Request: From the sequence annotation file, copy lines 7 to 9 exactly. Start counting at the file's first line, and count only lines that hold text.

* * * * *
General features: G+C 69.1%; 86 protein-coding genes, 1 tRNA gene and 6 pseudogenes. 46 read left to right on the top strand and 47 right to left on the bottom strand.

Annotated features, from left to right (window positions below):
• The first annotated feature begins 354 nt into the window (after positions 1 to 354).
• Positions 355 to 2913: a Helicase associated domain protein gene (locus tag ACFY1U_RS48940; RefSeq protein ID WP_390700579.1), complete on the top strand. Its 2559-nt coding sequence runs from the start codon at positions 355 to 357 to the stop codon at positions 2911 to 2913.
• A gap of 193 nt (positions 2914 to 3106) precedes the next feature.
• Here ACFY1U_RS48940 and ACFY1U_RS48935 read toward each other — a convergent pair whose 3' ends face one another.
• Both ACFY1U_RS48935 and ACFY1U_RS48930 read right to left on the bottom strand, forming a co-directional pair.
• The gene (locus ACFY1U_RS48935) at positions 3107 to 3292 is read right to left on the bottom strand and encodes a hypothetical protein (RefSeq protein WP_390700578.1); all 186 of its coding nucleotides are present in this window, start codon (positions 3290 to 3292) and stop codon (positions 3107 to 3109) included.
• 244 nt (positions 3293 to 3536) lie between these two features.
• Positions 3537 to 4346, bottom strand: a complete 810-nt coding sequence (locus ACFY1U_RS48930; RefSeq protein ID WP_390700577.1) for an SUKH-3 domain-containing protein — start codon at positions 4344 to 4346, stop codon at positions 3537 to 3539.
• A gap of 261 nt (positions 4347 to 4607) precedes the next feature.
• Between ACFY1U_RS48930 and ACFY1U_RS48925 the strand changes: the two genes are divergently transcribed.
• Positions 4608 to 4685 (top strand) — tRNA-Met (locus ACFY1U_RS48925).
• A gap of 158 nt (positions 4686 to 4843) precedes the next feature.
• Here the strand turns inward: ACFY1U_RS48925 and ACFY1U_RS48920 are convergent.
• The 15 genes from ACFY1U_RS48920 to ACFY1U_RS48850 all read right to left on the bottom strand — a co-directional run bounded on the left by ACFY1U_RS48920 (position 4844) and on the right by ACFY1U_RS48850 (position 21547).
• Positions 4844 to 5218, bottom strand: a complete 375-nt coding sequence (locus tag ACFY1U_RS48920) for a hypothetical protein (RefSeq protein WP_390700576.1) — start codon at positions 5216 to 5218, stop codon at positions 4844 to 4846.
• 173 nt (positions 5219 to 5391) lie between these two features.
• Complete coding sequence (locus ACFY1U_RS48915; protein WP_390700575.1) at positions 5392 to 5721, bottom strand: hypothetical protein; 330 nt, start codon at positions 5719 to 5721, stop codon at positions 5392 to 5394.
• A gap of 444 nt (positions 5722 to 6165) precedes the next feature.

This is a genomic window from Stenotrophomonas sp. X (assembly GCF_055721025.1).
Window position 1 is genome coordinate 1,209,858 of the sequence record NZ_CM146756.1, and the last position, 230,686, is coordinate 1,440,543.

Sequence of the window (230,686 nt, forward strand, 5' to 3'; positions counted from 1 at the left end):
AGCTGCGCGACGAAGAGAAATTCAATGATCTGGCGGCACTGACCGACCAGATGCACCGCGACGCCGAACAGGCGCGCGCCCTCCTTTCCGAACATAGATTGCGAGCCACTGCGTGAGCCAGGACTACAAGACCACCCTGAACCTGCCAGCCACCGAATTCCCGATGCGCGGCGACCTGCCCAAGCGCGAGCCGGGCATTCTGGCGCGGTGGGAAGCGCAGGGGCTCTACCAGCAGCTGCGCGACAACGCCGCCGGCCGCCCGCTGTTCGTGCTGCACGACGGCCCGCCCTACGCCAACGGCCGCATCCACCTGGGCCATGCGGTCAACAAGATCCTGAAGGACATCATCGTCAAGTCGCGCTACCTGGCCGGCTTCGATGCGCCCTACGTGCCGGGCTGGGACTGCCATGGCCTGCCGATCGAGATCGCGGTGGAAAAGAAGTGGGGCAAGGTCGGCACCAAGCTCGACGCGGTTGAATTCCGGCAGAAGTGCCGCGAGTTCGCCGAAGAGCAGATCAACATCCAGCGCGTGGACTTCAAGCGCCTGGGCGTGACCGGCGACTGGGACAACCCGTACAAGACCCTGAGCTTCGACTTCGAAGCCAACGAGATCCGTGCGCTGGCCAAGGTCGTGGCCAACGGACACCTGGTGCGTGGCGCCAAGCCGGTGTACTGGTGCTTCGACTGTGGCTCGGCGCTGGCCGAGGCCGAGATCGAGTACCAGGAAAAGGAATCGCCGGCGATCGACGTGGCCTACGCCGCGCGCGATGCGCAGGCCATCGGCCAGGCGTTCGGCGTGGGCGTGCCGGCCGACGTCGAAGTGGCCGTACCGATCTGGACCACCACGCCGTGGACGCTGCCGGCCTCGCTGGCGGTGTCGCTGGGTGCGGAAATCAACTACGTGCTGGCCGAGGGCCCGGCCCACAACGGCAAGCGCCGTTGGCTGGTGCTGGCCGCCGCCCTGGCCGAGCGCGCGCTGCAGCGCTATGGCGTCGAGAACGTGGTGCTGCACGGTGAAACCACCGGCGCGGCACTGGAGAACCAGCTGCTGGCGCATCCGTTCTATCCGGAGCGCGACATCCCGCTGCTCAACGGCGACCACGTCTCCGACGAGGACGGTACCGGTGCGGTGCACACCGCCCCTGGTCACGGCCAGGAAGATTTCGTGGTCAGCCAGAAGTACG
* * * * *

• Both ACFY1U_RS48935 and ACFY1U_RS48930 read right to left on the bottom strand, forming a co-directional pair.
• The gene (locus ACFY1U_RS48935) at positions 3107 to 3292 is read right to left on the bottom strand and encodes a hypothetical protein (RefSeq protein WP_390700578.1); all 186 of its coding nucleotides are present in this window, start codon (positions 3290 to 3292) and stop codon (positions 3107 to 3109) included.
• 244 nt (positions 3293 to 3536) lie between these two features.